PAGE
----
February 16, 2005:

I'm amazed at how a simple project like wanting to paint the hallway can turn into a major renovation project whose fingers end up spreading throughout the entire property. Over the years we've added a new roof, siding, windows, doors, landscaping, appliances. We've upgraded the electrical system, the heating & air conditioning system, and painted the living room & dining room. The money poured into this house is well into six-digit figures. And despite it all there's always another area of the property that needs attention but remains on a back burner of the priority list. And one of those back-burner projects that's been a thorn in my side since moving into this house over eight years ago just reared its ugly head and said, "You'll do it now, sucker!"

It was Monday, Valentines Day, when the electricians turned on the completed florescent lighting in the attic for the first time. They now turned their attention to the electrical junction boxes scattered throughout the attic's floor beams for relocation to accessible positioning above the newly installed flooring. It was such a simple concept at first: extend as needed some of the wiring, thread it through floor beams where it once crossed over them, and move the junction boxes to nearby verticle wall beams.

Admittedly, the attic had been an electrical spaghetti factory, the result of years of original and additional lines serving every nook and cranny of the house and even leading out to the garage via a heretofore out-of-sight, out-of-mind, unused cavern. And whenever new lines had been needed, the electrician wannabes who installed them over the years had not been picky about the existing line they tapped into, as we discovered five years ago when Roberts Electric replaced our old glass fuse box with a circuit breaker box. Identifying what breaker controlled what lines became a never-ending scavenger hunt with Faustian overtones. Examples: breaker #1 controls the hallway, the back porch, the refrigerator (in the kitchen), and the light in the laundry room; breaker #3 controls my bedroom, the garage, and the pond pump in the backyard; breaker #2 controls some of the outlets in Pat's bedroom and the outlets in the living room whereas breaker #11 controls the remaining outlets and lights in Pat's bedroom as well as the overhead light in my office. And the majority of junction boxes for this Rube Goldberg creation are in the attic.

So, when Tony from Roberts Electric moved the wire powering the exhaust fan and light over our shower, it was no great surprise that although it continued to work just fine, we could no longer turn on the light over the sink & medicine cabinet, or the light on the back porch, or the light in the backyard, or the light at the back door. What Tony and Jeff expected to be a one hour cleanup of the last items on the job's To Do List, turned into a four-hour nightmare that required taking up several flooring sections to trace the wires to their origins and destinations. By five o'clock, Tony had it figured out, I confirmed that all switches were working properly again, the junction boxes were covered and mounted to their new studs, and the flooring was relaid. Ten minutes after they left for the day, job completed, Pat informed me that the bathroom light wasn't working. Neither was the backporch light; nor the backyard light; nor the back door light. A check revealed that no circuit breakers were tripped nor were any GFI's.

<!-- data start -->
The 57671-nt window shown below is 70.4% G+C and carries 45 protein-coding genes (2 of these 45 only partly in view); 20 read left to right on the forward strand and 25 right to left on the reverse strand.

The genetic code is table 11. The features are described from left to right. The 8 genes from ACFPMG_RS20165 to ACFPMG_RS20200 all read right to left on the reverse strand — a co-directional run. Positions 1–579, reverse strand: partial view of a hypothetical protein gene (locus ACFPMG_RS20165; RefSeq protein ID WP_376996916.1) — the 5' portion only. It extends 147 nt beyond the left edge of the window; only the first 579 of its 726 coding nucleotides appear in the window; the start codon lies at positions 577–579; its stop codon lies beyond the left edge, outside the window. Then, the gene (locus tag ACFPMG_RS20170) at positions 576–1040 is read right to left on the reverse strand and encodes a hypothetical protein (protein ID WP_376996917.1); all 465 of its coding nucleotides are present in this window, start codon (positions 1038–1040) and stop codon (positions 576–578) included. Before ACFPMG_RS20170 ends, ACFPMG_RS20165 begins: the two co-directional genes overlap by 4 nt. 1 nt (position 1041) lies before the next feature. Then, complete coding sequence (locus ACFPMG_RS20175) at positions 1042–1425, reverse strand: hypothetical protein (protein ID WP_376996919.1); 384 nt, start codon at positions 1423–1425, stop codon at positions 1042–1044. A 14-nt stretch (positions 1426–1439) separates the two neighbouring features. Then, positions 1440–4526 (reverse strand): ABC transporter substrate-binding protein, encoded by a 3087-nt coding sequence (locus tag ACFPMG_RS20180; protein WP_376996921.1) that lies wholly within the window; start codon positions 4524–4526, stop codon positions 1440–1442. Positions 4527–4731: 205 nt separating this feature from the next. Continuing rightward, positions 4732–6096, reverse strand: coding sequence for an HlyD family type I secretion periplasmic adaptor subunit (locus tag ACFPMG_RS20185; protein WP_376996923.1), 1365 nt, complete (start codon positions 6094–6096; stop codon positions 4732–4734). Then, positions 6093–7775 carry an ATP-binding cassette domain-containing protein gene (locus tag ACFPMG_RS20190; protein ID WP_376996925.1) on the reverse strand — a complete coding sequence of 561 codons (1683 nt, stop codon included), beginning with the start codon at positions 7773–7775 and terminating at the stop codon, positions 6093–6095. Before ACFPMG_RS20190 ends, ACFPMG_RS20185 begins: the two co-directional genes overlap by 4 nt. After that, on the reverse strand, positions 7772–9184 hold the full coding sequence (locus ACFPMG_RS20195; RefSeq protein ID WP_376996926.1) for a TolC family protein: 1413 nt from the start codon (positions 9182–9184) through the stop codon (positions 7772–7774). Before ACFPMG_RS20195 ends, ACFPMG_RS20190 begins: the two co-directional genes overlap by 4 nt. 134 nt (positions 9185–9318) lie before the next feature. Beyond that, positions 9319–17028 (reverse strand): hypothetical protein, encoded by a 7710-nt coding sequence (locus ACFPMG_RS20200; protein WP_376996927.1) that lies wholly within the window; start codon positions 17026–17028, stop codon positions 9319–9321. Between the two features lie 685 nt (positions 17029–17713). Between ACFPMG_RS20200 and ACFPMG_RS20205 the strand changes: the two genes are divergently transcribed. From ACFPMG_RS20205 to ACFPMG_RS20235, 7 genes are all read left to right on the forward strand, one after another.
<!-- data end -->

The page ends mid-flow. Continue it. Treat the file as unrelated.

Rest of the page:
Tony returned around three o'clock yesterday after three-quarters of a day of other emergencies elsewhere. He checked breakers, he tested wires, he inspected GFI's and light switches all to no avail. Everything was working perfectly save for the aforementioned lights that still refused to be turned on. But the mystery seemed to point to the God-awful backporch that a previous owner had added to the house some 30 years ago. I've always hated the cheesy wall paneling and the thin, stained styrofoam ceiling panels. And the outlet, switch, and light wiring that the guy obviously installed himself was chincy-looking at best and outright dangerous at worst. But Tony needed to see where the wiring exited the attic into the ceiling of the backporch and that meant tearing out the brittle styrofoam ceiling panels. Further inspection revealed the dangerous condition of naked wires leading to the garage and their lack of grounding.

Back to the attic we go and start pulling up the flooring once more. Within an hour, Tony had all the lights working again and the flooring was screwed back down. But now we have a gaping hole in the backporch ceiling and I'm awaiting a new bid from Roberts Electric on correcting the lines to the garage, the outlets on the backporch, and the line out to the pond pump. And, of course, any outlet upgrades on the backporch will require the ripping out of the cheesy wall paneling. If only we'd had the landscapers plant a money tree!